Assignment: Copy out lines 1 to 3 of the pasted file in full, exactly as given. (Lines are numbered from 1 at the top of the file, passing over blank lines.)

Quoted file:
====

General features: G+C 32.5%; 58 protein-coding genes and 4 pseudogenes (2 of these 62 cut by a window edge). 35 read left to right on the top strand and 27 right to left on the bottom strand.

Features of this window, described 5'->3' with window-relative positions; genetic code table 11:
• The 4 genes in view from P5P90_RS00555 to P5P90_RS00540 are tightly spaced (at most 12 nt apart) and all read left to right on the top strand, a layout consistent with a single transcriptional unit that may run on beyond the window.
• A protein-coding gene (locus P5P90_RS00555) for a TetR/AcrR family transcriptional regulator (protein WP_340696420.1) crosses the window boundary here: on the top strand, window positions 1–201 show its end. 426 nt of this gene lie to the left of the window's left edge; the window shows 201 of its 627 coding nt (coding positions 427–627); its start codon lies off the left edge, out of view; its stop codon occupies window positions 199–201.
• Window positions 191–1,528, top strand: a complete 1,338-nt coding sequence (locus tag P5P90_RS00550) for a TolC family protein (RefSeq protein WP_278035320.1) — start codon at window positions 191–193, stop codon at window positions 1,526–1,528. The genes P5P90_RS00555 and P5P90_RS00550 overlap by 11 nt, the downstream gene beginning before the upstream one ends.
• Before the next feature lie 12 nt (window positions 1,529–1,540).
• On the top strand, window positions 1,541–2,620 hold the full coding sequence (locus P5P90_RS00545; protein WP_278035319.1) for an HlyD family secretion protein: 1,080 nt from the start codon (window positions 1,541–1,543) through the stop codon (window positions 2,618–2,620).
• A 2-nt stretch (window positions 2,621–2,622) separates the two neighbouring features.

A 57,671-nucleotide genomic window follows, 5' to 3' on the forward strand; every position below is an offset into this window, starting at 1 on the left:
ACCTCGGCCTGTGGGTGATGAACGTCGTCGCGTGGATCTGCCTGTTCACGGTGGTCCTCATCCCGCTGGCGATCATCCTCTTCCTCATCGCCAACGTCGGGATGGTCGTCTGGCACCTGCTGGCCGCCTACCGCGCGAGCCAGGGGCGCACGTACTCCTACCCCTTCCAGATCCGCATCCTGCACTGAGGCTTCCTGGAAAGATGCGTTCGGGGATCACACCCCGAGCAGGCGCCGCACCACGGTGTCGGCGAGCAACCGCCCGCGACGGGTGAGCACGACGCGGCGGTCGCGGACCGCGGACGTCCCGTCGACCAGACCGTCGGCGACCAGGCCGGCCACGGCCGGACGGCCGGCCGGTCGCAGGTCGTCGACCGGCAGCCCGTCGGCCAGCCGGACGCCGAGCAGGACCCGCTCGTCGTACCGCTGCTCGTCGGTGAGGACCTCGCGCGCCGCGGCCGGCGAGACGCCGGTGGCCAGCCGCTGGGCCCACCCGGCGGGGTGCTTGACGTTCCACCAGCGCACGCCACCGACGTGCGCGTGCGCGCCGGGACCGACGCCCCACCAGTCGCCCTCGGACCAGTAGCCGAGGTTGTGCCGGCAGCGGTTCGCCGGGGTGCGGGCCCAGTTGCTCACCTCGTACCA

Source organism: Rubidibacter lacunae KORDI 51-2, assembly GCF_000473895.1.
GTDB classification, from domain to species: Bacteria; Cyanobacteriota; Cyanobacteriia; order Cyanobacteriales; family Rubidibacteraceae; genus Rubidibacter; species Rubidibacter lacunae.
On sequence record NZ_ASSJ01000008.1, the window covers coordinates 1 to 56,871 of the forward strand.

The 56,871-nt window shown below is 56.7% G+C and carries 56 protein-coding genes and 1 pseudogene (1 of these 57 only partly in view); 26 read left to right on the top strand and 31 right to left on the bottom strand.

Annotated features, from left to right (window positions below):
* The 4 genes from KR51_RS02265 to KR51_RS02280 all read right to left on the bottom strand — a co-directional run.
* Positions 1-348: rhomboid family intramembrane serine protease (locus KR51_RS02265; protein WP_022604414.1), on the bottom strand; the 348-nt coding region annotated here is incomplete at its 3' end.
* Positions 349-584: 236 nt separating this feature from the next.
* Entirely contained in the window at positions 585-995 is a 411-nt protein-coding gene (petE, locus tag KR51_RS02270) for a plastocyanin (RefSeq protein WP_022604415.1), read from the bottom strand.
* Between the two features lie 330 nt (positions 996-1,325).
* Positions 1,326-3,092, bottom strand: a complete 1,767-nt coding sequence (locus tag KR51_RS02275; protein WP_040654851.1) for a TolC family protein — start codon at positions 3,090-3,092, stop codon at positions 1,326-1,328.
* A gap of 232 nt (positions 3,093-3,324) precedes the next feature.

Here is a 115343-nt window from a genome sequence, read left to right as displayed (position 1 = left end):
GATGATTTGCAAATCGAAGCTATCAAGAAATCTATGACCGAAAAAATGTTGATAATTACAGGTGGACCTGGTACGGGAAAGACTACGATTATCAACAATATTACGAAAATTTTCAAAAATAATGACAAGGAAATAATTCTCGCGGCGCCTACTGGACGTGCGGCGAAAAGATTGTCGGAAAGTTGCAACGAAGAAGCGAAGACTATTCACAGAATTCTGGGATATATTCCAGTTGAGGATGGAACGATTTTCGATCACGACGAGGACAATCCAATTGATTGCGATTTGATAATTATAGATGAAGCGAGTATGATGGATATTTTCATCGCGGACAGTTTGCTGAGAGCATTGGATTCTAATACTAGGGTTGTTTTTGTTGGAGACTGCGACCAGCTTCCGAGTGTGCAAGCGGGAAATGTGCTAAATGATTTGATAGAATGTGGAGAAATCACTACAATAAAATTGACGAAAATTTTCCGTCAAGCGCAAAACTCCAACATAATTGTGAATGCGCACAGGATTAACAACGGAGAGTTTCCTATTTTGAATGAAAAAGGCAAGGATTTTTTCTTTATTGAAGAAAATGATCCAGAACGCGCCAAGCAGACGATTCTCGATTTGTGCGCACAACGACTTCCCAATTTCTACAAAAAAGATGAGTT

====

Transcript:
General features: G+C 32.5%; 58 protein-coding genes and 4 pseudogenes (2 of these 62 cut by a window edge). 35 read left to right on the top strand and 27 right to left on the bottom strand.

Features of this window, described 5'->3' with window-relative positions; genetic code table 11:
• The 4 genes in view from P5P90_RS00555 to P5P90_RS00540 are tightly spaced (at most 12 nt apart) and all read left to right on the top strand, a layout consistent with a single transcriptional unit that may run on beyond the window.